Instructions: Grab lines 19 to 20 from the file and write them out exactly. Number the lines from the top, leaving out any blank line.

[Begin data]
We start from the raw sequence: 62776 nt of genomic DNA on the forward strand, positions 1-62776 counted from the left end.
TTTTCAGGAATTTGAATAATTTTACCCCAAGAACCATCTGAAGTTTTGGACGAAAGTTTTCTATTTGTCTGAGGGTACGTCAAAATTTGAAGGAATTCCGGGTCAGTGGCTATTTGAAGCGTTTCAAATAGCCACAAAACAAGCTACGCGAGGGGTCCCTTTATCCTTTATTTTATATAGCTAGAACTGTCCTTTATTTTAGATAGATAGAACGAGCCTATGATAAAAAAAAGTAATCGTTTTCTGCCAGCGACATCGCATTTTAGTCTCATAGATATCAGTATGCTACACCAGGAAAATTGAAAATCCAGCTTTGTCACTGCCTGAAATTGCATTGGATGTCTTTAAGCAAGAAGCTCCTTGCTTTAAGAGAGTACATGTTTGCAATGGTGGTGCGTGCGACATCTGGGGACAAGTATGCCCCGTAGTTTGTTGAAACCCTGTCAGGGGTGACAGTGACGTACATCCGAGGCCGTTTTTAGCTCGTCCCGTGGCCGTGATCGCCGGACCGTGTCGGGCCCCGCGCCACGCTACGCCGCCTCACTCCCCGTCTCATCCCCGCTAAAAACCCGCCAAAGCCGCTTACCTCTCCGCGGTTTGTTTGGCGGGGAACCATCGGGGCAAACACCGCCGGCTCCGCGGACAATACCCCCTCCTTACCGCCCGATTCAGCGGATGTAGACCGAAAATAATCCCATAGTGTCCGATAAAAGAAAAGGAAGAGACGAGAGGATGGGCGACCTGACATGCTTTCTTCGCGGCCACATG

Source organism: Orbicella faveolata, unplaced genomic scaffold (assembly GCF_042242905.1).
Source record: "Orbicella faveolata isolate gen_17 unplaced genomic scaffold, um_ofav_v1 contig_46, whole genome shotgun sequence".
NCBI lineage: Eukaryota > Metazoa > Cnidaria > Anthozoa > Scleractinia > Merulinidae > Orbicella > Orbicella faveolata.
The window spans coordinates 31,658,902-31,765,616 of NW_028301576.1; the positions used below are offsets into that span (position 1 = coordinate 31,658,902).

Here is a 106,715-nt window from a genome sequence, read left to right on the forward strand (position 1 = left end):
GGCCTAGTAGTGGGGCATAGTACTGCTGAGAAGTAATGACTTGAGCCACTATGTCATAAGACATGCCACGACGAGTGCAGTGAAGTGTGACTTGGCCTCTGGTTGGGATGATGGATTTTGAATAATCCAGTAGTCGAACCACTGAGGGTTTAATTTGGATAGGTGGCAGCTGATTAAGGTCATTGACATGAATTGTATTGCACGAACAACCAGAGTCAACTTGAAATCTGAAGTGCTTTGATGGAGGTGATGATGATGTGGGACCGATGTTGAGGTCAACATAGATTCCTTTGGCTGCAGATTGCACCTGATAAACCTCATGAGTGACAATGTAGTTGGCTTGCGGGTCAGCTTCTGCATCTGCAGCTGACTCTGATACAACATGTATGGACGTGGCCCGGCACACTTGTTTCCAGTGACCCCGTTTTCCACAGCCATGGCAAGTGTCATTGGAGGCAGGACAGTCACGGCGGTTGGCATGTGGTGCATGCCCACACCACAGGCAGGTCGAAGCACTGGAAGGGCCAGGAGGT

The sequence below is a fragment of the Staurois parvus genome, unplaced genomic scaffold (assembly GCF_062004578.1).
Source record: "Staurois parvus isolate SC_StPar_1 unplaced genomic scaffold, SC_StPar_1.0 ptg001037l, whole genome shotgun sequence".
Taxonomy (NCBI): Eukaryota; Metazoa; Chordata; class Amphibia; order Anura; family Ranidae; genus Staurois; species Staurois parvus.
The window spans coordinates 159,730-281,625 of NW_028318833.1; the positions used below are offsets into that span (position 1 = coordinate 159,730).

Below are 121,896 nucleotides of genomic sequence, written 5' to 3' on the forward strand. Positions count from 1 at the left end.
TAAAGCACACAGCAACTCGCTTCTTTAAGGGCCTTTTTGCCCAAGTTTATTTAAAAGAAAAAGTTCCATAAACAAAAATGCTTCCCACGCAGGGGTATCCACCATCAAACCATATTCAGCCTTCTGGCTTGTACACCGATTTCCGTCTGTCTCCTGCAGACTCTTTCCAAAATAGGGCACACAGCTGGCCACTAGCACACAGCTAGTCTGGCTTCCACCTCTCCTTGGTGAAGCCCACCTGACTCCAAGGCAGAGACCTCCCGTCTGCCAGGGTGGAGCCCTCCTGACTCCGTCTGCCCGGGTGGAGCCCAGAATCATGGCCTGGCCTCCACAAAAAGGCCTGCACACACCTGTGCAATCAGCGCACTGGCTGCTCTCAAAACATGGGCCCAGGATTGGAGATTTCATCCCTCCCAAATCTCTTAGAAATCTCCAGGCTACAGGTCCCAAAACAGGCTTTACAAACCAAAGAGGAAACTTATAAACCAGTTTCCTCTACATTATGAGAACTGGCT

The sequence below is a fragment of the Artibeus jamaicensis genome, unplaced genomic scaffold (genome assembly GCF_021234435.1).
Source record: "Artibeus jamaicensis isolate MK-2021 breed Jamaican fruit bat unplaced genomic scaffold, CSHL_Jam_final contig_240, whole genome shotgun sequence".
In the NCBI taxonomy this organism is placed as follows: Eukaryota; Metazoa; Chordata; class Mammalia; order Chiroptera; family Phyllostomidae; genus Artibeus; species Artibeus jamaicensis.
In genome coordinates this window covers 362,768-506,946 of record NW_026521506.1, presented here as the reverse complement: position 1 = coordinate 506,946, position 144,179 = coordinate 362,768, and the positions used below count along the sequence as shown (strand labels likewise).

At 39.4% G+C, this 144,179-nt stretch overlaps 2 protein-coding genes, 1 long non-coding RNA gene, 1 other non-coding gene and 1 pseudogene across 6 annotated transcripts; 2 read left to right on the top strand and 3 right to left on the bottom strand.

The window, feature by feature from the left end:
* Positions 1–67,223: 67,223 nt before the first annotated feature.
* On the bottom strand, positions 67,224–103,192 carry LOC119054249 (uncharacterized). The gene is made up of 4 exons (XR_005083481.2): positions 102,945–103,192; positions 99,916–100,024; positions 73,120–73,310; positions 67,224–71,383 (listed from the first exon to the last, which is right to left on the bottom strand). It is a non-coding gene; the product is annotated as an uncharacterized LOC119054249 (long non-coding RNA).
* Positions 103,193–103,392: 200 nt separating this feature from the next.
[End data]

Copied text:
At 39.4% G+C, this 144,179-nt stretch overlaps 2 protein-coding genes, 1 long non-coding RNA gene, 1 other non-coding gene and 1 pseudogene across 6 annotated transcripts; 2 read left to right on the top strand and 3 right to left on the bottom strand.

The window, feature by feature from the left end: